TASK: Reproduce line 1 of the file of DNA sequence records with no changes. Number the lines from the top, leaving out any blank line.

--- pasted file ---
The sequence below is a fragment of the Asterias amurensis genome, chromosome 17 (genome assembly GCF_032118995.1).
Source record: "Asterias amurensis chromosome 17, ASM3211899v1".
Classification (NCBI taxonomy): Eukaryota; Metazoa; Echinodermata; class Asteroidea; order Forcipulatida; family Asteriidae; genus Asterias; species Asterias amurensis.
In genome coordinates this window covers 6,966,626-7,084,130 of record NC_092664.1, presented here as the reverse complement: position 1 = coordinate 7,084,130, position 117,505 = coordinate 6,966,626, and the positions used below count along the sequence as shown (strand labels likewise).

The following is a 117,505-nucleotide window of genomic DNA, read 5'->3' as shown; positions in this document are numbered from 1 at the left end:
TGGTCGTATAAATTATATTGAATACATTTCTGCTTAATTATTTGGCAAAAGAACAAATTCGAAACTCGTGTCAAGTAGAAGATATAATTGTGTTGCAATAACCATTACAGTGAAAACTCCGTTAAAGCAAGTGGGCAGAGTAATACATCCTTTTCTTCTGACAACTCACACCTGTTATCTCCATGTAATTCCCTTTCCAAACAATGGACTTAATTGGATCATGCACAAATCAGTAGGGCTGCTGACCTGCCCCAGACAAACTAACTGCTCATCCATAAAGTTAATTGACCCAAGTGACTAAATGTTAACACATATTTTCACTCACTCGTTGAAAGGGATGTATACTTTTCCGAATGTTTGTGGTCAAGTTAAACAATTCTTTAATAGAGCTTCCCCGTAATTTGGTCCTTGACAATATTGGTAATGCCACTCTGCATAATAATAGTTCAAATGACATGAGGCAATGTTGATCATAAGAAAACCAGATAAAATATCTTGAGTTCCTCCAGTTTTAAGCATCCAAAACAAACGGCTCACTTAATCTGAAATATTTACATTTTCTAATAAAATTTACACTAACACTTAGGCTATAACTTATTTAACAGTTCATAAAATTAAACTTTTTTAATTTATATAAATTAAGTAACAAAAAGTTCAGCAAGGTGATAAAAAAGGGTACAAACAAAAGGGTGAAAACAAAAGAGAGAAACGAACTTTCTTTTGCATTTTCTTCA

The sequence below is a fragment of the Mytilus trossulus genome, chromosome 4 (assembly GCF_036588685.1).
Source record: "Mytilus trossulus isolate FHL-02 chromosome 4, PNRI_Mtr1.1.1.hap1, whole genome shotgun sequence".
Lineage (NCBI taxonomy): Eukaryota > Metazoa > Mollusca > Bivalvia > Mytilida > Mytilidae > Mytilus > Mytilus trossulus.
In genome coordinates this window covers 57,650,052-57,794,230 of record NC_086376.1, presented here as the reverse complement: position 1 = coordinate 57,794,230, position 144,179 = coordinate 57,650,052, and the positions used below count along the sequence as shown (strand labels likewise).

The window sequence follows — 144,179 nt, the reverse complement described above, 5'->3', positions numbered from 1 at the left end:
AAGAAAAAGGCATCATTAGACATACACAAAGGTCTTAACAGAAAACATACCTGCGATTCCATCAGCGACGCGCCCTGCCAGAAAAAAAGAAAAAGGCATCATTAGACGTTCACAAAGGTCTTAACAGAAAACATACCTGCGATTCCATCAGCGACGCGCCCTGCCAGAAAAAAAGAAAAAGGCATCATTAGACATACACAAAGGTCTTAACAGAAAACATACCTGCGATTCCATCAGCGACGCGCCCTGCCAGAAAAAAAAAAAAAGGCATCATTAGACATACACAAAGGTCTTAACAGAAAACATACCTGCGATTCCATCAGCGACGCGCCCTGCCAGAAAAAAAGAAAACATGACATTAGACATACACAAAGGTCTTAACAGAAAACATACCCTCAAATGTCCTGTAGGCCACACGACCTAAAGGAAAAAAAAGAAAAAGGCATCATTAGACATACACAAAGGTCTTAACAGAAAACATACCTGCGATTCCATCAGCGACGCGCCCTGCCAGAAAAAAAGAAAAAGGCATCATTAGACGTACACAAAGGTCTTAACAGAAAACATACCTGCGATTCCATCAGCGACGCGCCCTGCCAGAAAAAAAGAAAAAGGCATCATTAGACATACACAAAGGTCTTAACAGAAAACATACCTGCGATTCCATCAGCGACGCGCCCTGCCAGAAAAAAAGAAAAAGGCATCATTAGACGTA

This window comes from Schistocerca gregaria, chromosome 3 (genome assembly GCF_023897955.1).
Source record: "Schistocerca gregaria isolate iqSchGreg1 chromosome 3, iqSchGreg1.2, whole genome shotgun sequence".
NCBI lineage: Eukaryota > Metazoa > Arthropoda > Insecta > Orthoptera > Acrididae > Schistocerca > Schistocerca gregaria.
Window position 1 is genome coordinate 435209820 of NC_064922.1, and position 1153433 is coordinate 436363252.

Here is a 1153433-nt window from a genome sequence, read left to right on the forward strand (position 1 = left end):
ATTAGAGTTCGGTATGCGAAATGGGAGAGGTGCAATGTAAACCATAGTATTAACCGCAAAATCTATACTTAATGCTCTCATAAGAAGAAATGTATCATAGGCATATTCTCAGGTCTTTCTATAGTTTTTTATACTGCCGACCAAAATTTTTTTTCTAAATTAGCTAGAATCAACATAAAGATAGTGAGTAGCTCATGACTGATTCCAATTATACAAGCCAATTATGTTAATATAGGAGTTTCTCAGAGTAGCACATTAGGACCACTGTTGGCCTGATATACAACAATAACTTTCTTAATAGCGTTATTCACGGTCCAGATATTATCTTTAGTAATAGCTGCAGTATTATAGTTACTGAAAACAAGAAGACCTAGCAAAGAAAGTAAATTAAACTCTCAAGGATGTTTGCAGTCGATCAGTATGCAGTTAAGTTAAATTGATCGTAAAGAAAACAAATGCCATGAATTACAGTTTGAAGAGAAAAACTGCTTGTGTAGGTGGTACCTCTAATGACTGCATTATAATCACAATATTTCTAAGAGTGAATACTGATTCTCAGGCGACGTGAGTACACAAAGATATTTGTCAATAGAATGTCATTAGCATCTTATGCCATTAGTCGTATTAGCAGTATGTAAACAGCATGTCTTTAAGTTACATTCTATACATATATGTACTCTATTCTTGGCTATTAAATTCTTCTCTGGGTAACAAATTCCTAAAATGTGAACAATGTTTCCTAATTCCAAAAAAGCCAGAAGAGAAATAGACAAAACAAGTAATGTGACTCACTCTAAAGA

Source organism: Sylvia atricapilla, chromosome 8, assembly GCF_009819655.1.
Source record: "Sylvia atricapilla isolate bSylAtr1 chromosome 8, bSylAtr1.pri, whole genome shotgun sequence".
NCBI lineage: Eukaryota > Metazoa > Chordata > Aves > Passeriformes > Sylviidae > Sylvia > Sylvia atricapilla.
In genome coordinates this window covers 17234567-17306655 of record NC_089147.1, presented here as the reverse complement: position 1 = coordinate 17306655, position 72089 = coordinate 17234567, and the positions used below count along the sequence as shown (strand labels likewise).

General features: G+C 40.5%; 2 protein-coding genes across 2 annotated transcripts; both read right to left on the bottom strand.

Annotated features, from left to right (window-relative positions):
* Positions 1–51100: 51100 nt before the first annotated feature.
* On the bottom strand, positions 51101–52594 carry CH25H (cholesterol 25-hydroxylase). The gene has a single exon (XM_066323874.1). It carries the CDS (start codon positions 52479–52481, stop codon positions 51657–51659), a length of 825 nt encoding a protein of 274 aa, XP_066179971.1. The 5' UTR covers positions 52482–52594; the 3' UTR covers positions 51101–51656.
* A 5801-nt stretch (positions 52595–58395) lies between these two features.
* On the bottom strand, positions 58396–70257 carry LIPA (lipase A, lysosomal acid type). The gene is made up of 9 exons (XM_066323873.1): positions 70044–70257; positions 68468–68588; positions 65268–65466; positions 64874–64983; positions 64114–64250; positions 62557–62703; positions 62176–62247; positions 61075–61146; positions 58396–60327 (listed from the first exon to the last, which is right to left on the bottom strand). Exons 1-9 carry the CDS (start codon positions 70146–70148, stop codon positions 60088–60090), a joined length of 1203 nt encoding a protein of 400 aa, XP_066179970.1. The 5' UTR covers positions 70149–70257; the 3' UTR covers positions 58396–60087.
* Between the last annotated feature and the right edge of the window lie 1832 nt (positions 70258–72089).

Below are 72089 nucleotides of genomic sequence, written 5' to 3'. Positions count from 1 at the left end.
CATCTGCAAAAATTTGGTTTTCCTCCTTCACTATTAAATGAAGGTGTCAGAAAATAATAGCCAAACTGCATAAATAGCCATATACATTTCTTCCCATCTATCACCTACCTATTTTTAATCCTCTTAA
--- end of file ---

The sequence below is a fragment of the Asterias amurensis genome, chromosome 17 (genome assembly GCF_032118995.1).